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Baz Luhrmann's version of Shakespeare's Romeo and Juliet - review.

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Media Essay - Romeo and Juliet Baz Luhrmann's version of Shakespeare's Romeo and Juliet is hugely appealing to the modern audience in various ways. In order to make it appealing to the modern audience, he (Baz Luhrmann had to re-write the play in a sexy, crazy and rambunctious way. Baz Luhrmann keeps the language from the original text but changes the setting and costumes as well as other various things. At the start of the film Baz Luhrmann uses a Television to grasp the audiences' attention. The size of the TV zooms outwards until it is almost the size of the frame itself. There is nothing but pitch black behind the TV so it doesn't distract the audience and leaves them to only concentrate on the events that are being read out. By using a newsflash to present the prologue, Baz Luhrmann makes the events seem factual. He also uses a female newsreader to read the prologue, which appeals to the modern audience because at the time women might not have been on the news as reporters. The Newsreader reads out the prologue as if it were breaking news. This tells us that it is a very serious matter and underlines the fame and popularity of the two feuding families. ...read more.


The image of the skyscrapers appeals to the modern audience because we are used to seeing them in cities and we understand the power struggles between financial giants. The image shown in the next frame is of a police car with Verona Beach written on the side. This is effective because Baz Luhrmann obviously modified his version by adding a car, which was definitely not used in Shakespeare's original. He also changes the name to Verona Beach instead of Verona, which is a modern name and the name of a certain place rather than the city itself. Baz Luhrmann's inclusion of a police car has made it even more appealing to the modern audience because we are used to seeing them every time trouble starts somewhere. In this case it is the famous feud between Montagues' and Capulets'. Baz Luhrmann then goes on to add a Helicopter to show the seriousness of the events that have occurred. The Helicopter again is appealing to the modern audience because at the time a Helicopter would definitely not have been used and we are also used to seeing these. Helicopters are often called upon when the situation gets totally out of hand. Baz Luhrmann situation gets totally out of hand. Baz Luhrmann adds the Helicopter to show severe violence. ...read more.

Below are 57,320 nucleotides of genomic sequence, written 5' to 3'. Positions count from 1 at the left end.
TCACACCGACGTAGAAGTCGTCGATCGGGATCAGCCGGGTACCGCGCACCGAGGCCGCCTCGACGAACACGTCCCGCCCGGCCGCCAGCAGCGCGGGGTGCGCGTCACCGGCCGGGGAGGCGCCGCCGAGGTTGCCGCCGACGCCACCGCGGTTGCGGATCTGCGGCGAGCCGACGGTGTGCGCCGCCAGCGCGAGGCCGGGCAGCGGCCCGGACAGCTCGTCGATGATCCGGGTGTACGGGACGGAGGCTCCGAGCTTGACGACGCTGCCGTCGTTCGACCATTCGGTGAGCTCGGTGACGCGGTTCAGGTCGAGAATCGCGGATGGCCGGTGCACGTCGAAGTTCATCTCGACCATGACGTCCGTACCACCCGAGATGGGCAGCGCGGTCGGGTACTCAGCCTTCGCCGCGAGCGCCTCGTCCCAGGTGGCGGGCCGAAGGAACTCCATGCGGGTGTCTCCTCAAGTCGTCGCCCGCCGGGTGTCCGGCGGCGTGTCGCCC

This again relates to Romeo and Juliet who took their won lives to keep the peace between their houses. The T in this text Symbolises religion which plays role in their lives. This could also show that religion has driven them apart. When introducing the characters Baz Luhrmann adds first names to the Montagues' and Capulets to Modernise it a bit. In this frame is a picture of Dave Paris, the governor's son who the Capulet family want Juliet to marry. The introduction of the Character is very neatly done. Baz Luhrmann uses Juxtaposition when he doesn't include the introduction of the main characters. The exclusion of Romeo and Juliet leaves the audience guessing and wondering what they are going to look like. Obviously they'd have to be good looking to play the main characters in a modern film aimed at Teenage audience. So the audience will easily recognise them when they appear. Baz Luhrmann uses fireworks after Romeo and Juliet's meeting to show immediate attraction between them and the excitement and confusion. At the beginning when Tybalt points the gun at the little kid, it shows that little kids are also involved in this feud. At the title 'Romeo and Juliet' the cross is there to show that religion is separating them. The soundtrack at the beginning is classical music and gives the impression that a war is taking place. It clearly suits the prologue, it is dramatic and operatic, it accompanies the scenes effectively. ...read more.

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